The science you can come across today can often appear to be full of contradictory claims. One study tells you red wine is good for your heart; another tells you it is not. Over the past year, COVID-19 research has offered conflicting reports about the overall effectiveness of wearing a mask. As scientists debate what policy best suits the current moment, they will be drawing on hundreds of studies; some that say masks are effective1 and some that say masks alone are not enough.2
Naturally, given its outsized influence on society—especially during a pandemic—people tend to regard published science highly. This means that many of us expect scientists to be prudent in reporting their results. These ought to be true and justified by evidence, right? And surely, at a bare minimum, the researchers themselves ought to believe in what they are publishing, yes? Maybe not. The bar for publishing might, counter-intuitively, be lower than one might expect. “Scientific conclusions,” as we titled our recent paper,3 “need not be accurate, justified, or believed by their authors.”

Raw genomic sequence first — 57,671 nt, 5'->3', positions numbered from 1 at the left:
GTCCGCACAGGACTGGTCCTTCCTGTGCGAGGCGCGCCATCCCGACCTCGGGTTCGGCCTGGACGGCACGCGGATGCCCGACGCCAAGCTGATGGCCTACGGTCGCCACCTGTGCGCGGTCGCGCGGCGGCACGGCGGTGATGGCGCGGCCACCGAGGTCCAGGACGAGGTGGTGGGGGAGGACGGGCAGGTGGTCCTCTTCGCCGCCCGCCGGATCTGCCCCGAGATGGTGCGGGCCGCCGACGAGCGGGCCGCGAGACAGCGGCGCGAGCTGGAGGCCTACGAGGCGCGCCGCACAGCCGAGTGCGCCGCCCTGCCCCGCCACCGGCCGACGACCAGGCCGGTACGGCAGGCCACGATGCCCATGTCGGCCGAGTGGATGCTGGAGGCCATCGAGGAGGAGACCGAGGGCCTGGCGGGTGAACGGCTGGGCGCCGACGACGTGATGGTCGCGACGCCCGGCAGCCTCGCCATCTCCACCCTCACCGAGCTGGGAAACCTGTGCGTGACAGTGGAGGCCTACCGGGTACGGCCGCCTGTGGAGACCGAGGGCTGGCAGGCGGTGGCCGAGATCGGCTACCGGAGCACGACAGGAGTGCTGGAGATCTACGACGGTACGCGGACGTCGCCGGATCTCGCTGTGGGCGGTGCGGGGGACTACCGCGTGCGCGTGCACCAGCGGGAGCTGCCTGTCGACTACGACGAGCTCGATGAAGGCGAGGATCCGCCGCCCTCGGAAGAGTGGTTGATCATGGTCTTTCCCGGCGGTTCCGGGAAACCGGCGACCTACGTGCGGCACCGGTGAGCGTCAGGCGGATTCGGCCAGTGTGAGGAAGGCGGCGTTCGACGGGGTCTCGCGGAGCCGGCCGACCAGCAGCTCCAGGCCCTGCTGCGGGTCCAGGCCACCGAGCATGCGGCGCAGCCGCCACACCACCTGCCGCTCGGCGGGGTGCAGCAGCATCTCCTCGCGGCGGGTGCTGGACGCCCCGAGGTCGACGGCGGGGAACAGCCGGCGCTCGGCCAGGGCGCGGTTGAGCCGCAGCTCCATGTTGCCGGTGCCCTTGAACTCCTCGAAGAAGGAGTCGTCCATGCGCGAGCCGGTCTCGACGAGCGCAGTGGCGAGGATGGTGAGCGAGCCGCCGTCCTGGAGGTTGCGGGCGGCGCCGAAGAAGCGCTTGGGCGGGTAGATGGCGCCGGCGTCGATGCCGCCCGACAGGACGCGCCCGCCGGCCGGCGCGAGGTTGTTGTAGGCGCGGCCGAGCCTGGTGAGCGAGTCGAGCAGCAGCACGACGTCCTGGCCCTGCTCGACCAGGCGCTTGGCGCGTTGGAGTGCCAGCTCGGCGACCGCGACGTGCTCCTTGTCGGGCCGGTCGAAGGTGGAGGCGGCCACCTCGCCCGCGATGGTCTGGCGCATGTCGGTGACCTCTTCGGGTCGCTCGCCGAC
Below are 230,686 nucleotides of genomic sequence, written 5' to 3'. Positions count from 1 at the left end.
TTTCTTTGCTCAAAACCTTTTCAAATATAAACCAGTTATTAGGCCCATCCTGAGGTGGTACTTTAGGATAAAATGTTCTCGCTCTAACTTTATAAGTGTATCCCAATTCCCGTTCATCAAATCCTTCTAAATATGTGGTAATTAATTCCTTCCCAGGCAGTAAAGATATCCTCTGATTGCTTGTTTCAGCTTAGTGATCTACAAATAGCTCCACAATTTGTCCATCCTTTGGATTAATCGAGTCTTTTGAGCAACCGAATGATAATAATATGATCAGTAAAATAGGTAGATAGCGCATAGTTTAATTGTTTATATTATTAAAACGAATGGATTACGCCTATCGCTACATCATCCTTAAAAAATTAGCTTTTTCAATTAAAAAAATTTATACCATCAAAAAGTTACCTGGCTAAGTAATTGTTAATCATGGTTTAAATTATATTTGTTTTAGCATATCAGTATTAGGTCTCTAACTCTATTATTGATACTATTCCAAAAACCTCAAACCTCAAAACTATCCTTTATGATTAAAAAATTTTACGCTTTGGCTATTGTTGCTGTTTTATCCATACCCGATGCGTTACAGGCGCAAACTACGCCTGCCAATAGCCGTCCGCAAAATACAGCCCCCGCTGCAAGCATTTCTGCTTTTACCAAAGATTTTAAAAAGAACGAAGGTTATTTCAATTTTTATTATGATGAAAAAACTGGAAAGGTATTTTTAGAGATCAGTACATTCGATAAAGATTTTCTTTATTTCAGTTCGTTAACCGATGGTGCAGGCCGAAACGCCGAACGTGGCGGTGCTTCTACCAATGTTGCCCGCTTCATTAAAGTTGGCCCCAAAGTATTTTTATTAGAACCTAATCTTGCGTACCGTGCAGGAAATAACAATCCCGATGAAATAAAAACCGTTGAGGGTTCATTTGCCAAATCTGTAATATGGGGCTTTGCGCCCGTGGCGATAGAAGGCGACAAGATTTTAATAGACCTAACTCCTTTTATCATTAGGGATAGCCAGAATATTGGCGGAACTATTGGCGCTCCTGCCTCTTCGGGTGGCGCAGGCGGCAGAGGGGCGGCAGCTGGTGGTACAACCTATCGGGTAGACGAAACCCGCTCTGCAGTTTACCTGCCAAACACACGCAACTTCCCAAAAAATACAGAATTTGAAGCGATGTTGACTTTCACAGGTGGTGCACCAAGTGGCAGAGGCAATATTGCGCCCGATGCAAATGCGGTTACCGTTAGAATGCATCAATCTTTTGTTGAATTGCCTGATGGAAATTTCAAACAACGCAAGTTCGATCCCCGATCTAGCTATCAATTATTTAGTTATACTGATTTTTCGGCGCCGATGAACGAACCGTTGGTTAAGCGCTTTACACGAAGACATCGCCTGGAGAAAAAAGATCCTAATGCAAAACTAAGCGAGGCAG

Why might it be worth worrying about how and when scientists decide to share their work?
We’re not saying scientists generally lie about their published results (this has nothing to do with misconduct). Rather, we argue that scientific papers fulfill a useful social role by doing more than merely reporting on true discoveries. It’s enough for them to draw attention to an idea that is worth pursuing further—and an idea need not be true, well-justified given all our evidence, nor even believed by the scientist in order to pass that test. The peer-review process is, in fact, designed, not to detect fraud or data manipulation, but to select for what is noteworthy.4 What is considered unexpected and thought-provoking will not always track our all-things-considered judgments of what is true, but local community standards of best scientific practice …..[ ]